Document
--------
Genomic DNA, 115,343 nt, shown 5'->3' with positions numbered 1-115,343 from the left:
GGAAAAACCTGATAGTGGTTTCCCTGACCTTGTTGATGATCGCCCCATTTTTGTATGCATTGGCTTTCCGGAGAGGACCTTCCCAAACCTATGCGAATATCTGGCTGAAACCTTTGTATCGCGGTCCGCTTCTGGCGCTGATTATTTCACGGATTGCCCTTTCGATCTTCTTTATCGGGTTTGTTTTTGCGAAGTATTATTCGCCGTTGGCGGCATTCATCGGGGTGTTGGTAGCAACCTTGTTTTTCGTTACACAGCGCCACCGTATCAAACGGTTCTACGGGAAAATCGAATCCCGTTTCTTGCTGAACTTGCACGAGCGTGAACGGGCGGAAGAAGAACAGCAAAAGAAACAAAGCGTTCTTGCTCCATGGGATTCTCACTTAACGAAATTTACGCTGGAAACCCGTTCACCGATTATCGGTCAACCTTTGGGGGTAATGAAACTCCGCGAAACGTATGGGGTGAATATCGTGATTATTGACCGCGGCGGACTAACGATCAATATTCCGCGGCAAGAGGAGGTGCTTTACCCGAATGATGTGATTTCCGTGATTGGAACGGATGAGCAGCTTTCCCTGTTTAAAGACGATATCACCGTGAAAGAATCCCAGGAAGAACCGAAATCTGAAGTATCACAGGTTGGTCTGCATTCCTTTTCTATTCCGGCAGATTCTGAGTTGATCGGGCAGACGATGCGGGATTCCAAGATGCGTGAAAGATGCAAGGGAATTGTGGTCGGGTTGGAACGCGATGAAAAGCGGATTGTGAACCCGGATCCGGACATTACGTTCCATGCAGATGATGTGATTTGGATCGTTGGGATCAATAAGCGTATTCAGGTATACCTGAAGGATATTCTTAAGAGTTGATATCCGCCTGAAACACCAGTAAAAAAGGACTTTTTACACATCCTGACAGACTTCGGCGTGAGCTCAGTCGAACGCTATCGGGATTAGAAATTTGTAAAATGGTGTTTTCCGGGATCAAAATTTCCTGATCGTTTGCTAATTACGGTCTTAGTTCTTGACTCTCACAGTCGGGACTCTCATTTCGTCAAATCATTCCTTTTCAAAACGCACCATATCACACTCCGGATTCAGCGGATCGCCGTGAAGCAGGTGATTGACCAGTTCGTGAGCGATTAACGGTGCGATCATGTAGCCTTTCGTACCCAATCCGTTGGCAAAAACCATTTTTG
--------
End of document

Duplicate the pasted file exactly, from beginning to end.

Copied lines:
Genomic DNA, 115,343 nt, shown 5'->3' with positions numbered 1-115,343 from the left:
GGAAAAACCTGATAGTGGTTTCCCTGACCTTGTTGATGATCGCCCCATTTTTGTATGCATTGGCTTTCCGGAGAGGACCTTCCCAAACCTATGCGAATATCTGGCTGAAACCTTTGTATCGCGGTCCGCTTCTGGCGCTGATTATTTCACGGATTGCCCTTTCGATCTTCTTTATCGGGTTTGTTTTTGCGAAGTATTATTCGCCGTTGGCGGCATTCATCGGGGTGTTGGTAGCAACCTTGTTTTTCGTTACACAGCGCCACCGTATCAAACGGTTCTACGGGAAAATCGAATCCCGTTTCTTGCTGAACTTGCACGAGCGTGAACGGGCGGAAGAAGAACAGCAAAAGAAACAAAGCGTTCTTGCTCCATGGGATTCTCACTTAACGAAATTTACGCTGGAAACCCGTTCACCGATTATCGGTCAACCTTTGGGGGTAATGAAACTCCGCGAAACGTATGGGGTGAATATCGTGATTATTGACCGCGGCGGACTAACGATCAATATTCCGCGGCAAGAGGAGGTGCTTTACCCGAATGATGTGATTTCCGTGATTGGAACGGATGAGCAGCTTTCCCTGTTTAAAGACGATATCACCGTGAAAGAATCCCAGGAAGAACCGAAATCTGAAGTATCACAGGTTGGTCTGCATTCCTTTTCTATTCCGGCAGATTCTGAGTTGATCGGGCAGACGATGCGGGATTCCAAGATGCGTGAAAGATGCAAGGGAATTGTGGTCGGGTTGGAACGCGATGAAAAGCGGATTGTGAACCCGGATCCGGACATTACGTTCCATGCAGATGATGTGATTTGGATCGTTGGGATCAATAAGCGTATTCAGGTATACCTGAAGGATATTCTTAAGAGTTGATATCCGCCTGAAACACCAGTAAAAAAGGACTTTTTACACATCCTGACAGACTTCGGCGTGAGCTCAGTCGAACGCTATCGGGATTAGAAATTTGTAAAATGGTGTTTTCCGGGATCAAAATTTCCTGATCGTTTGCTAATTACGGTCTTAGTTCTTGACTCTCACAGTCGGGACTCTCATTTCGTCAAATCATTCCTTTTCAAAACGCACCATATCACACTCCGGATTCAGCGGATCGCCGTGAAGCAGGTGATTGACCAGTTCGTGAGCGATTAACGGTGCGATCATGTAGCCTTTCGTACCCAATCCGTTGGCAAAAACCATTTTTG